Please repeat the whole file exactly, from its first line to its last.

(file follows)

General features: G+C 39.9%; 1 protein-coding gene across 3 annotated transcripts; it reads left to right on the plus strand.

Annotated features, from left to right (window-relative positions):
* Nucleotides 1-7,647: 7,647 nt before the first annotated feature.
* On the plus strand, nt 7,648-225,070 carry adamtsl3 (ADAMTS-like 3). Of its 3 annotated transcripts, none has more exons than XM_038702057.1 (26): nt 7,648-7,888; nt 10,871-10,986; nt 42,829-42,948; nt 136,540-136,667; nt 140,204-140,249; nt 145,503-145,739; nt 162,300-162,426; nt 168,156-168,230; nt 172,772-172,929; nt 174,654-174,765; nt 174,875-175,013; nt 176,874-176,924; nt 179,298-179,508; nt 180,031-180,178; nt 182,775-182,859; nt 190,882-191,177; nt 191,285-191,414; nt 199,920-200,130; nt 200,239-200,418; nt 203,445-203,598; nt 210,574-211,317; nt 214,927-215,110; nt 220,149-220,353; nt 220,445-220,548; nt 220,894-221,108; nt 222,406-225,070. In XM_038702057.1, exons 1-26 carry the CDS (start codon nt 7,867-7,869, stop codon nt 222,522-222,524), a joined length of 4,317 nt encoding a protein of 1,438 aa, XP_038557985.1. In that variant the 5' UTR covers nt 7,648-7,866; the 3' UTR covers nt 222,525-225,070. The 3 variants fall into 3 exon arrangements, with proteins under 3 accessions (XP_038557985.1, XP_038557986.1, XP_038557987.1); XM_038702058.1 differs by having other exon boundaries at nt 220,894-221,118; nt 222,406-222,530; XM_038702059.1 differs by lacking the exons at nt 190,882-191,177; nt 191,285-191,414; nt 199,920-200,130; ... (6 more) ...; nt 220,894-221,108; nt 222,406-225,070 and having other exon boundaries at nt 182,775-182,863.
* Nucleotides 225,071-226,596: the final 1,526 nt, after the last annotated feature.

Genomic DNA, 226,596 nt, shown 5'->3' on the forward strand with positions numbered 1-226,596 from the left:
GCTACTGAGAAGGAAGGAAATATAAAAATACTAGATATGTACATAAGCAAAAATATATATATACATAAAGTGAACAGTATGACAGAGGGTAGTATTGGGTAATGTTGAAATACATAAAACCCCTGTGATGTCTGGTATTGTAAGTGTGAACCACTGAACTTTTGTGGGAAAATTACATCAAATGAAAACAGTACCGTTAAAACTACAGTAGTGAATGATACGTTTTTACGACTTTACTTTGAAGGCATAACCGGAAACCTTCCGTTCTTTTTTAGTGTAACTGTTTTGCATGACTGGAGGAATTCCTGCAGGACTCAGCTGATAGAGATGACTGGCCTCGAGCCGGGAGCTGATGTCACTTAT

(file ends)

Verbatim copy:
General features: G+C 39.9%; 1 protein-coding gene across 3 annotated transcripts; it reads left to right on the plus strand.

Annotated features, from left to right (window-relative positions):
* Nucleotides 1-7,647: 7,647 nt before the first annotated feature.
* On the plus strand, nt 7,648-225,070 carry adamtsl3 (ADAMTS-like 3). Of its 3 annotated transcripts, none has more exons than XM_038702057.1 (26): nt 7,648-7,888; nt 10,871-10,986; nt 42,829-42,948; nt 136,540-136,667; nt 140,204-140,249; nt 145,503-145,739; nt 162,300-162,426; nt 168,156-168,230; nt 172,772-172,929; nt 174,654-174,765; nt 174,875-175,013; nt 176,874-176,924; nt 179,298-179,508; nt 180,031-180,178; nt 182,775-182,859; nt 190,882-191,177; nt 191,285-191,414; nt 199,920-200,130; nt 200,239-200,418; nt 203,445-203,598; nt 210,574-211,317; nt 214,927-215,110; nt 220,149-220,353; nt 220,445-220,548; nt 220,894-221,108; nt 222,406-225,070. In XM_038702057.1, exons 1-26 carry the CDS (start codon nt 7,867-7,869, stop codon nt 222,522-222,524), a joined length of 4,317 nt encoding a protein of 1,438 aa, XP_038557985.1. In that variant the 5' UTR covers nt 7,648-7,866; the 3' UTR covers nt 222,525-225,070. The 3 variants fall into 3 exon arrangements, with proteins under 3 accessions (XP_038557985.1, XP_038557986.1, XP_038557987.1); XM_038702058.1 differs by having other exon boundaries at nt 220,894-221,118; nt 222,406-222,530; XM_038702059.1 differs by lacking the exons at nt 190,882-191,177; nt 191,285-191,414; nt 199,920-200,130; ... (6 more) ...; nt 220,894-221,108; nt 222,406-225,070 and having other exon boundaries at nt 182,775-182,863.
* Nucleotides 225,071-226,596: the final 1,526 nt, after the last annotated feature.

Genomic DNA, 226,596 nt, shown 5'->3' on the forward strand with positions numbered 1-226,596 from the left:
GCTACTGAGAAGGAAGGAAATATAAAAATACTAGATATGTACATAAGCAAAAATATATATATACATAAAGTGAACAGTATGACAGAGGGTAGTATTGGGTAATGTTGAAATACATAAAACCCCTGTGATGTCTGGTATTGTAAGTGTGAACCACTGAACTTTTGTGGGAAAATTACATCAAATGAAAACAGTACCGTTAAAACTACAGTAGTGAATGATACGTTTTTACGACTTTACTTTGAAGGCATAACCGGAAACCTTCCGTTCTTTTTTAGTGTAACTGTTTTGCATGACTGGAGGAATTCCTGCAGGACTCAGCTGATAGAGATGACTGGCCTCGAGCCGGGAGCTGATGTCACTTAT